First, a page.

On 16 April, the European Parliament and the Council of Ministers reached an agreement on the revision of the TV Without Frontiers Directive which, basically, reinforces the status quo. The advertising and media industry can heave a quiet sigh of relief because no major changes have been introduced which adversely affect our business. After over 2 years of haggling, the directive will retain its flexibility clause on quotas requiring broadcasters to devote at least 50% of their programming to European-originated programmes "where practicable". Attempts by the European Parliament to extend the scope of this directive to new on-line services failed as did various attempts to restrict advertising to children. The text is due to be adopted formally by a majority of Europe's Culture Ministers at their meeting on 30 June. The agreed text is available upon request.
    1. EP - harmful and illegal content on the Internet
The Civil Liberties Committee report on harmful and illegal content on the Internet (Rapporteur: Pierre Pradier, ARC, F) was adopted by the EP during the 23-24 April Plenary Session. Included in the Report were the following points and recommendations based on a combination of self-regulatory and statutory rules:
    • everyone has the right to communicate freely or receive information using any medium, subject to the limitations specified in Article 8 and Article 10(2) of the European Convention on Human Rights;
    • the concerns being addressed should not take precedence over the actual and potential cultural revolution made possible by the Internet;
    • calls on the Commission to draw up a European quality rating system for providers of Internet services and to support international co-ordination of such ratings. This must guarantee that service providers do not work with persons who disseminate illegal and harmful information;
    • urges national governments to introduce suitable forms of instruction for children in their education systems - and emphasises the parental role;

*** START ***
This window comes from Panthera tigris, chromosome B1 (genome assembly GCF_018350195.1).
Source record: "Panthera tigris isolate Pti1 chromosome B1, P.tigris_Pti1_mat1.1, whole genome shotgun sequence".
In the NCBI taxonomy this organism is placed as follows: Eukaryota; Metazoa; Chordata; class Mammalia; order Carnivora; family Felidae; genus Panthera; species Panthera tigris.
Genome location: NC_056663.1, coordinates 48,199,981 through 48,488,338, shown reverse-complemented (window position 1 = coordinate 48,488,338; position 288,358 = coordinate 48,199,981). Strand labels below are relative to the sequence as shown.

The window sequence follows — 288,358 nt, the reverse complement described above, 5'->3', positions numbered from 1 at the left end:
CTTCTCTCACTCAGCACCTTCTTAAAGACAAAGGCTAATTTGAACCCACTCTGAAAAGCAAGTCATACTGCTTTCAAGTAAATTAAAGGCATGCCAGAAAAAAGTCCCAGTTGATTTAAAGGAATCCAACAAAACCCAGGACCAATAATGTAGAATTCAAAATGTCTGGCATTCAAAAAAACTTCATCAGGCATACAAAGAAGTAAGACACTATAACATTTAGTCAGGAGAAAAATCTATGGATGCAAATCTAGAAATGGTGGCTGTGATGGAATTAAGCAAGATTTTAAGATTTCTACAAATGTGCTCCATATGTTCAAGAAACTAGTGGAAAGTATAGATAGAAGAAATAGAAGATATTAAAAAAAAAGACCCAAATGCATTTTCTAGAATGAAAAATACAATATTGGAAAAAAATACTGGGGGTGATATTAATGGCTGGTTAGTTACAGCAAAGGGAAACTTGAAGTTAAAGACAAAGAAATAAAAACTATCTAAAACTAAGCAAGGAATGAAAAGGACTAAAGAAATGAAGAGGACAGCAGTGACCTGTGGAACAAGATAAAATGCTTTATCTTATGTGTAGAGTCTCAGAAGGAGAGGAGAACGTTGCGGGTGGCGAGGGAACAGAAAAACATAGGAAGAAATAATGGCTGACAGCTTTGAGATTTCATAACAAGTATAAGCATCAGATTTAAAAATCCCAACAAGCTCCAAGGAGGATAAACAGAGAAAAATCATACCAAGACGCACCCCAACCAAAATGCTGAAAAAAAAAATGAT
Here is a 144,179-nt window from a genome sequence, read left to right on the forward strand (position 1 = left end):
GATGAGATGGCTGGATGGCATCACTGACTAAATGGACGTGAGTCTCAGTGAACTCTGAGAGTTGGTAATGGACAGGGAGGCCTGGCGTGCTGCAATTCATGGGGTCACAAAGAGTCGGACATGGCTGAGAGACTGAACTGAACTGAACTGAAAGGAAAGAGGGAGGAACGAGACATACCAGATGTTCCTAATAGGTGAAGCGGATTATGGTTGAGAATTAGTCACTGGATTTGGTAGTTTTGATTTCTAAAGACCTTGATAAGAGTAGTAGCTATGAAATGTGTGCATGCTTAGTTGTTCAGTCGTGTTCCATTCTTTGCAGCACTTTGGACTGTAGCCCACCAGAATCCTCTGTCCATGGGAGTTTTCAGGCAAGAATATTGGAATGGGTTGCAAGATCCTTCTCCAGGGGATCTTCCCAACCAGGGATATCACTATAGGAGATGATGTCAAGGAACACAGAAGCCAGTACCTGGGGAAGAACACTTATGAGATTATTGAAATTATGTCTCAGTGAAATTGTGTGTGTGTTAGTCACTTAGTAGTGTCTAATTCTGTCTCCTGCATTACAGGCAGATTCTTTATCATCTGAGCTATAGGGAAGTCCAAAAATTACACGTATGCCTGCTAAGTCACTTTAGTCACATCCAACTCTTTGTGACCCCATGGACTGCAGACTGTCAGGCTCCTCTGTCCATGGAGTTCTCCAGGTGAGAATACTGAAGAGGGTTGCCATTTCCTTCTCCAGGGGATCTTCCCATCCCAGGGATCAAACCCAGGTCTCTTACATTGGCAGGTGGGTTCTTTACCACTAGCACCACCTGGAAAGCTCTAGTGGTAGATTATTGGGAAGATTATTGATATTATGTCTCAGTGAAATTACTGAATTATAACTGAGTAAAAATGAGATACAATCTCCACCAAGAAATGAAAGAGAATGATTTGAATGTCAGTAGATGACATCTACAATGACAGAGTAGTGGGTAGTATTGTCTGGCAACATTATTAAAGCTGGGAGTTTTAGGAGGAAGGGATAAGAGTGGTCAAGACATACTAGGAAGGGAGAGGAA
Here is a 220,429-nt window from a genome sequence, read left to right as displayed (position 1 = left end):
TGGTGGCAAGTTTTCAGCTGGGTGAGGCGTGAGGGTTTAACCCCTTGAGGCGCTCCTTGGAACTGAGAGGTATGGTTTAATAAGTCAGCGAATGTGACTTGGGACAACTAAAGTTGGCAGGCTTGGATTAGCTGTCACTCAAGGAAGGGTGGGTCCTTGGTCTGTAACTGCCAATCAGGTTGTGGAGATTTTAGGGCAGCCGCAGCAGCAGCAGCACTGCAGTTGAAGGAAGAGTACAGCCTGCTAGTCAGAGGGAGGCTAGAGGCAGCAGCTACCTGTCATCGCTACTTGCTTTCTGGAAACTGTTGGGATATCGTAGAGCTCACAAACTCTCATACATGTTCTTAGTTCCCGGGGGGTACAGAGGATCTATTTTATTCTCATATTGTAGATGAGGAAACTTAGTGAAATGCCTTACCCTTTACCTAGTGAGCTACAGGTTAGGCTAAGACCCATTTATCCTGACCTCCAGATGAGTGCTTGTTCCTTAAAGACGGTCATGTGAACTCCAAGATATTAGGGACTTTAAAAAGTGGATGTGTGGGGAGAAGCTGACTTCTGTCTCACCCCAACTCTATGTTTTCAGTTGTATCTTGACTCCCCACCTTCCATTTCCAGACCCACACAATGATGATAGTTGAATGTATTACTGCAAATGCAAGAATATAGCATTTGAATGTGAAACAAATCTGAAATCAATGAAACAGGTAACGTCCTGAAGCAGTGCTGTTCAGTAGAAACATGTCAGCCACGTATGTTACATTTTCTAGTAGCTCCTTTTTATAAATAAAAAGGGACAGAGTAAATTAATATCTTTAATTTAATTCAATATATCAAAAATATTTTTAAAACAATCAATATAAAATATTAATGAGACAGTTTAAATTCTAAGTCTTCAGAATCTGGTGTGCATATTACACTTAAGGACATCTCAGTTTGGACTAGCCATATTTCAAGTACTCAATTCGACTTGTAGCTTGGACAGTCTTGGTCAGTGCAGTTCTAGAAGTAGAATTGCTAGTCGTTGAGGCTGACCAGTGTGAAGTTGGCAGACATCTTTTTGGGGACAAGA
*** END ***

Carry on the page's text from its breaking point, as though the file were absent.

• notes that the introduction of filtering software (PICS) will not solve the problem until questions of classification and coding have been sufficiently clarified;
    • considers that EU intervention in an area that simultaneously affects both the free movement of services (under the first pillar of the Treaty) and civil liberties and justice (under the third pillar of the Treaty of EU) must take into account of the principles of subsidiarity and proportionality;
    • urges competent national authorities to co-operate in order to reach an international agreement defining issues which are clearly illegal and therefore to be prosecuted wherever the provider is based;
    • proposes that this "horizontal" co-operation at the political level be matched by systematic "vertical" co-operation between the political decision makers, industry, users' associations. The Commission should act as a co-ordinator;
On illegal content it:
    • calls on the Commission to propose a common framework for self-regulation on illegal content, to include:
      • the objectives to be achieved in terms of the protection of minors, consumer protection interests and human dignity;
      • principles governing the representation of the industries concerned at European level and the decision making procedures;
      • measures to encourage industries involved in telematic networks to develop message protection and filtering software, which should be made available automatically to subscribers;
    • calls on the Commission to submit proposals for a common regulation of liability for Internet content;
    • stresses the need for international co-operation between the EU and international partners - notably to avoid duplication of effort;
On harmful content it calls for:
    • the Commission to encourage the development of a common international ratings system compatible with the PICS protocol, and sufficiently flexible to accommodate cultural differences;
    • calls for a start to be made with measures at European level that will impose unique sender recognition codes for all providers of data over the Internet and commit access and service providers to minimum standards:
      • in respect of data made available by themselves, to accept full responsibility, including full criminal-law responsibility;
      • in respect of the criminally unlawful content of third-party services provided by them, to accept responsibility if they are expressly aware of the specific contents and if it is technically possible and reasonable for them to prevent their use;
      • in the case of non-criminal content, access and service providers must establish effective mechanisms of voluntary self-regulation;
    • calls on the Council to take action to encourage the use of parental control systems using newly developed filtering techniques, self-regulation initiatives and the setting-up of European rating systems which make downstream control by parents possible, as well as the establishment of reporting mechanisms;
    • calls on the Council to review progress by October 1997, especially in relation to the effectiveness of filtering and ratings systems, given the rapid rate of technological change.
During the debate prior to the EP vote, the Rapporteur pointed out that
    • although freedom of expression and right to private life must be protected, the protection of minors must be a priority.